LRES PhD Dissertation Defense
- Monday, August 14, 2017 at 2:00pm
- Animal Biosciences Building, 134 - view map
Land-Atmosphere Exchange of Carbon and Energy at a Tropical Peat Swamp Forest in Sarawak, Malaysian Borneo
Abstract: Tropical peatlands comprise 11% (44 Mha) of the global peat area of ca. 400 Mha, largely in the coastal lowlands of Southeast Asia (56% or 25 Mha). Tropical peat ecosystems are estimated to store about 89 Gt of carbon (C), equivalent to the C stock in the aboveground biomass of the Amazonian rainforest. However, considerable uncertainties remain about their present role in global C cycle as interannual ecosystem-scale measurements of undisturbed tropical peat forests have not been measured to date. Hence, an eddy covariance tower was instrumented in a tropical peat forest in Sarawak, Malaysia over four years from 2011 to 2014. We found that the forest was a net source of CO2 to the atmosphere during every year of measurement, similar to a hydrologically disturbed tropical peat forest in central Kalimantan, Indonesian Borneo. The inter-annual variation in net ecosystem CO2 exchange (NEE) was largely modulated by the variation in gross primary production (GPP), which was jointly controlled by vapor pressure deficit (VPD) and leaf area index (LAI) in addition to photosynthetically active photon flux density (PPFD). Greater reduction of GPP in 2011 and 2012, resulting in relative high CO2 emissions, are attributed to the relative low atmospheric transmission due to massive peat fires in Indonesia. Temporal changes in ecosystem respiration (RE) were closely related to water table depth.
Similarly, no analysis to our knowledge has measured whole-ecosystem methane (CH4) flux from a tropical peat forested wetland to date despite their importance to global CH4 budget. The two-month average of C-CH4 flux measurements, on the order of 0.024 g C-CH4 m-2 d-1, suggests that tropical peat forests are not likely to be disproportionally important to global CH4 flux if the study ecosystem is representative of other tropical peat forests. Results demonstrate a limited ability for simple models to capture the variability in the diurnal pattern of CH4 efflux, but also consistent responses to soil moisture, water table height, and precipitation over daily to weekly time scales.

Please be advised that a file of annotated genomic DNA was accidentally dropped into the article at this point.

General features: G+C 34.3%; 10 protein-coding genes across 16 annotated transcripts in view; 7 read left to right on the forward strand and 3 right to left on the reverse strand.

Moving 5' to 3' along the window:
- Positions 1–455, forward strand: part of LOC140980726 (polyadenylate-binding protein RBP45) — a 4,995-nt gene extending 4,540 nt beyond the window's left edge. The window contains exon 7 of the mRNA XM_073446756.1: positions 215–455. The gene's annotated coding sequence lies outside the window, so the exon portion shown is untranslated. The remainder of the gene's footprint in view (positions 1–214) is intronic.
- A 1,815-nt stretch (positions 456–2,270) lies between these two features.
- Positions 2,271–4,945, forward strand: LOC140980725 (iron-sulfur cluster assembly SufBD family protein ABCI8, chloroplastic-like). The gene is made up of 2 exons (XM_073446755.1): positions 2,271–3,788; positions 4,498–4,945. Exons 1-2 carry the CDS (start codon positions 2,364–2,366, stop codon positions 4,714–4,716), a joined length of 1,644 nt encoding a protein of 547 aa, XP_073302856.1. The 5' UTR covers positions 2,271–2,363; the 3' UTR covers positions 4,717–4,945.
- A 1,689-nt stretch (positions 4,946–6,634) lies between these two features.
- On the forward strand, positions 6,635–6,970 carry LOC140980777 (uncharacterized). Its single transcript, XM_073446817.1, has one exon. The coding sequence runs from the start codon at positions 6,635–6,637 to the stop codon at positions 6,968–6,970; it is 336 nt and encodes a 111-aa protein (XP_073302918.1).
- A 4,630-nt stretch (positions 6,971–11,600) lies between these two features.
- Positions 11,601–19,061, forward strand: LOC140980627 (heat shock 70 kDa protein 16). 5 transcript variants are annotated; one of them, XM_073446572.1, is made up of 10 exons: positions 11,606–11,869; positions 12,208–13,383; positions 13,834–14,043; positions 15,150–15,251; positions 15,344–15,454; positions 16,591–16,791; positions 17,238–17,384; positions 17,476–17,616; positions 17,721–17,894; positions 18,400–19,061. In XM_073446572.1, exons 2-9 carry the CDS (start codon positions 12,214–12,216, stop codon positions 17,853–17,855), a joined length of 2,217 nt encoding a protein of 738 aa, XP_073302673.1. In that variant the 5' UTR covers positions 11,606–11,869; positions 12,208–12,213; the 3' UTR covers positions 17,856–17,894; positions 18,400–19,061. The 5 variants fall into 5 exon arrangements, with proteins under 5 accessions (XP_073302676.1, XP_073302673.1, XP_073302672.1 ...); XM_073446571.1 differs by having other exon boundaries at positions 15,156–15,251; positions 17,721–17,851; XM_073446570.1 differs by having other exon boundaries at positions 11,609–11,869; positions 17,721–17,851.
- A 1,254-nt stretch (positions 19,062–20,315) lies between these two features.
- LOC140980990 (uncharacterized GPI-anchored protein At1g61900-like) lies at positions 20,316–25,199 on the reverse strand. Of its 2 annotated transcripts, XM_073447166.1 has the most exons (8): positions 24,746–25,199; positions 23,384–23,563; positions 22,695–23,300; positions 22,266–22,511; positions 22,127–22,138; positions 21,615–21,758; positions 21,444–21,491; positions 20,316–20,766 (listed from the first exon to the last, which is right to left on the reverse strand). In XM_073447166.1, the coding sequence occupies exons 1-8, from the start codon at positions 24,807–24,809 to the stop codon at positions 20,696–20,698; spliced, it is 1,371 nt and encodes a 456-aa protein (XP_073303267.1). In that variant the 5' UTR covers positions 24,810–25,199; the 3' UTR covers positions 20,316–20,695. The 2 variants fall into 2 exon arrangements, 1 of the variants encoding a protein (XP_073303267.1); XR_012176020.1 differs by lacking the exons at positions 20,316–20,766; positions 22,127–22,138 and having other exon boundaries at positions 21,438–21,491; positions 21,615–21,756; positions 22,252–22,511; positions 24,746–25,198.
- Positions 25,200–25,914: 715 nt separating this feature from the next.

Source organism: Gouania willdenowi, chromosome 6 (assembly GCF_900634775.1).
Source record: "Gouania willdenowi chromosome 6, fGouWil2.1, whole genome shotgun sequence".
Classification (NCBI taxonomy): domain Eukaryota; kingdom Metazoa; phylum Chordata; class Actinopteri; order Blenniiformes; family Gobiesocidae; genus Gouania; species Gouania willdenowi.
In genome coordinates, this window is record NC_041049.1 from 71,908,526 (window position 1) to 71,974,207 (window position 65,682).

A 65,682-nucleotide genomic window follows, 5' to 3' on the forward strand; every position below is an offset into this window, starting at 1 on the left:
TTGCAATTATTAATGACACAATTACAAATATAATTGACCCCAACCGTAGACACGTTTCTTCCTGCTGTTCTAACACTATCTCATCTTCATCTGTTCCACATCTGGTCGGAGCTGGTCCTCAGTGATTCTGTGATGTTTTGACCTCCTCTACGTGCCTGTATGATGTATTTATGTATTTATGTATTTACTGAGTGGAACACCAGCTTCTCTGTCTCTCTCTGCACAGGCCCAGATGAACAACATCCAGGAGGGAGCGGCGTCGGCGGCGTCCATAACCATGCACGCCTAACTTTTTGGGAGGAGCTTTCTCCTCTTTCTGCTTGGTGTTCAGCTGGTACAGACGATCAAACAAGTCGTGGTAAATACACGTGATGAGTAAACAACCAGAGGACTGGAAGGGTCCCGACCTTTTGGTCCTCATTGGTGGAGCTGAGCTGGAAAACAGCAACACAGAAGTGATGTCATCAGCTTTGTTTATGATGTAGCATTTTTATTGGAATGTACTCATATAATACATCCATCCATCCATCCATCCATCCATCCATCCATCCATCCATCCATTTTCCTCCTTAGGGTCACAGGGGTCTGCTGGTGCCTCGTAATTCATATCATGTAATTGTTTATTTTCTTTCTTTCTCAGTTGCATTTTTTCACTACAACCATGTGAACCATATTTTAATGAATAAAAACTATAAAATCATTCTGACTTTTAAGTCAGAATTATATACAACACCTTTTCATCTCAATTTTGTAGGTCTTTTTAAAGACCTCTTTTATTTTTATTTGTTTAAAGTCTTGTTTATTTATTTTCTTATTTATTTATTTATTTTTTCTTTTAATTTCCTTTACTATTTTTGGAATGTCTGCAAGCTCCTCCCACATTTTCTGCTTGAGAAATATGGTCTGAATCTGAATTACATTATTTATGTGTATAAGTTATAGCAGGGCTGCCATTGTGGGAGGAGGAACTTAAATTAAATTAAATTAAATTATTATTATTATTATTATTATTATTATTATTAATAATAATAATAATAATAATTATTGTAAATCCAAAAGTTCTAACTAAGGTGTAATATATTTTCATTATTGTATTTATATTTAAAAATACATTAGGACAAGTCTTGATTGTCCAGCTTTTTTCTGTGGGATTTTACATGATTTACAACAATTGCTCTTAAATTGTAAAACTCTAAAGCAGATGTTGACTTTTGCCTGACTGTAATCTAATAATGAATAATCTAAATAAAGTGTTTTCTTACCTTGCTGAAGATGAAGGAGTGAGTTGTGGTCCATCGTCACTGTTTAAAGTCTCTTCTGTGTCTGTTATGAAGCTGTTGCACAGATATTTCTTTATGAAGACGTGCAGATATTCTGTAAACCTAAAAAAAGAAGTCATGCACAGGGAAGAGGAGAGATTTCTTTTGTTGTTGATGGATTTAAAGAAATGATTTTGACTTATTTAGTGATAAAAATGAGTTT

We found that both sensible heat flux (H) and latent heat flux (LE) and their ratio (the Bowen ratio, Bo) were relatively invariant compared to other tropical rainforests with LE values on the order of 11 MJ m-2 day and H on the order of 3 MJ m-2 day-1.Annual evapotranspiration (ET) did not differ among years and averaged 1579 ± 47 mm year-1. The magnitude of average daily LE across the calendar year tended to be higher at MY-MLM (11 MJ m-2 day-1) than most other tropical rainforest ecosystems in the FLUXNET2015 database Results demonstrate important differences in the seasonal patterns in water and energy exchange in tropical rainforest ecosystems that need to be captured by models to understand how ongoing changes in tropical rainforest extent impact the global climate system.
- Department of Land Resources and Environmental Sciences